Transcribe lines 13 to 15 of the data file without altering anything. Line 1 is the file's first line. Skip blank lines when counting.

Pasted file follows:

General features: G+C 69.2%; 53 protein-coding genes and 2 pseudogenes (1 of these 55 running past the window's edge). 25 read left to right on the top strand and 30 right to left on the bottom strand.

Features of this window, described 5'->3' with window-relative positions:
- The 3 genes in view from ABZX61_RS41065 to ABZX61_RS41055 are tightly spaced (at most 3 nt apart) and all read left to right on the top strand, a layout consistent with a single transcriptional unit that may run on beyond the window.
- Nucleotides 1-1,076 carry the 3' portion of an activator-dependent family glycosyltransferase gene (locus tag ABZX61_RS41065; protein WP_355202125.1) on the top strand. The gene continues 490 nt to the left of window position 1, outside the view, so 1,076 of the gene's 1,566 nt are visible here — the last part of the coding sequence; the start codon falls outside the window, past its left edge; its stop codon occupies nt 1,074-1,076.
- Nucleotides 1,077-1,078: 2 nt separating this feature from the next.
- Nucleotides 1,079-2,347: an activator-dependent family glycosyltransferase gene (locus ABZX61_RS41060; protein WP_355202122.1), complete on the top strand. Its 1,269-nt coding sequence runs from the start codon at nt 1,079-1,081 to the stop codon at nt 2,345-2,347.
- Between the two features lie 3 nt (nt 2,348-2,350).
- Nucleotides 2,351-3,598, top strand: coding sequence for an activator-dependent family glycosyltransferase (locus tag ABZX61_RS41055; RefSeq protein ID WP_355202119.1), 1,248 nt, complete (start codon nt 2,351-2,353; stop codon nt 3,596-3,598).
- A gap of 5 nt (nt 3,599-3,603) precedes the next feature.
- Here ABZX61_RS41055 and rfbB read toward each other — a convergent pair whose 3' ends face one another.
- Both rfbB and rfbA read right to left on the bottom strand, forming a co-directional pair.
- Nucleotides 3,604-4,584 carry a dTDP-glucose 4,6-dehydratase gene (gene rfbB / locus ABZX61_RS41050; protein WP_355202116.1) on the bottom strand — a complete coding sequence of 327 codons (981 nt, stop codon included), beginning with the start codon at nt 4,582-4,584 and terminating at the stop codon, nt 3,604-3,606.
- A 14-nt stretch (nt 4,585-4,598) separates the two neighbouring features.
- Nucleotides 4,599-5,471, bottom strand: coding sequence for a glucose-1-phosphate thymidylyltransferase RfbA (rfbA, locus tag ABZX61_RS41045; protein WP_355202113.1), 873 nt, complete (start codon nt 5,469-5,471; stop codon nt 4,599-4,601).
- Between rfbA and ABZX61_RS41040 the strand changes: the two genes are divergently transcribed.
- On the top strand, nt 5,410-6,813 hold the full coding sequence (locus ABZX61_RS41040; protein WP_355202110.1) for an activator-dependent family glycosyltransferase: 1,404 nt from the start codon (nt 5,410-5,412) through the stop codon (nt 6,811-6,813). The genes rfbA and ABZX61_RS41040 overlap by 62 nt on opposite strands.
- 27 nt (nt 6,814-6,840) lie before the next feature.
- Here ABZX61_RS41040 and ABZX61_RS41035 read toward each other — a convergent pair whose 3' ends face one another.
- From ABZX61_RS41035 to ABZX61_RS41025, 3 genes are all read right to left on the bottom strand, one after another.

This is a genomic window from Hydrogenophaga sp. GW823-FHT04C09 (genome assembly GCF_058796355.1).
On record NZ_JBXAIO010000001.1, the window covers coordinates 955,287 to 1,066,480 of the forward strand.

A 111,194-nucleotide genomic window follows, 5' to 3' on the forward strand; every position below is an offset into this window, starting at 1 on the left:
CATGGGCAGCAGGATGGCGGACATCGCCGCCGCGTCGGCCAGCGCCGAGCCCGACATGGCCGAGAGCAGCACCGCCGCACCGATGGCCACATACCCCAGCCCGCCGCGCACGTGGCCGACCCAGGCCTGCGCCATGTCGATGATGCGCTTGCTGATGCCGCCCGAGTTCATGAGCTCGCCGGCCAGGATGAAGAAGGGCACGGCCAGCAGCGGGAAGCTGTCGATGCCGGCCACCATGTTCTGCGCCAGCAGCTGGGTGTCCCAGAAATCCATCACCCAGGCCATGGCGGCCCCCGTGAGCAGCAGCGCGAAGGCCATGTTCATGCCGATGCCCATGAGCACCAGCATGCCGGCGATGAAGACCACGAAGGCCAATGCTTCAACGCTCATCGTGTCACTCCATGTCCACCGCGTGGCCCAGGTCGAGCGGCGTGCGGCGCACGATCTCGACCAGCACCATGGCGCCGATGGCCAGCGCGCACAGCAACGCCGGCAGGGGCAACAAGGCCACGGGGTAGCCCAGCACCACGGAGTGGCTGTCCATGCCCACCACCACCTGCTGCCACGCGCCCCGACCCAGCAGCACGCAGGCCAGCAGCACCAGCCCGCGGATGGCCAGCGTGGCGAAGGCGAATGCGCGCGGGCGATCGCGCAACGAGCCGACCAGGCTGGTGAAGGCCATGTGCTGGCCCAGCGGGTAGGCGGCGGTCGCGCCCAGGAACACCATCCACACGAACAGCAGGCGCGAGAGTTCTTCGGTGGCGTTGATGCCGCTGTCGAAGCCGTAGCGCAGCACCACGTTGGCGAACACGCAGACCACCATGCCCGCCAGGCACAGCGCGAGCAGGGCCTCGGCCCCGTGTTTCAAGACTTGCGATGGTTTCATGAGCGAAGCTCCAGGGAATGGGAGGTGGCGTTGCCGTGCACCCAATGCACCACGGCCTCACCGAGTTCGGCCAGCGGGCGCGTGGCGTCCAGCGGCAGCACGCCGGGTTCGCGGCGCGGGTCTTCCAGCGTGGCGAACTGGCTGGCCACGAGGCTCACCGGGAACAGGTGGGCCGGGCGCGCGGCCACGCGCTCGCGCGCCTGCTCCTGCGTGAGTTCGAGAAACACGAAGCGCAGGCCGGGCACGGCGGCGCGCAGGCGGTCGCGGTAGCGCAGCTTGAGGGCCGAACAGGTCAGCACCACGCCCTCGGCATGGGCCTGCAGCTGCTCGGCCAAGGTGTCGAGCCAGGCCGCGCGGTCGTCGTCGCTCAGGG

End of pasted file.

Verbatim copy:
- A 14-nt stretch (nt 4,585-4,598) separates the two neighbouring features.
- Nucleotides 4,599-5,471, bottom strand: coding sequence for a glucose-1-phosphate thymidylyltransferase RfbA (rfbA, locus tag ABZX61_RS41045; protein WP_355202113.1), 873 nt, complete (start codon nt 5,469-5,471; stop codon nt 4,599-4,601).
- Between rfbA and ABZX61_RS41040 the strand changes: the two genes are divergently transcribed.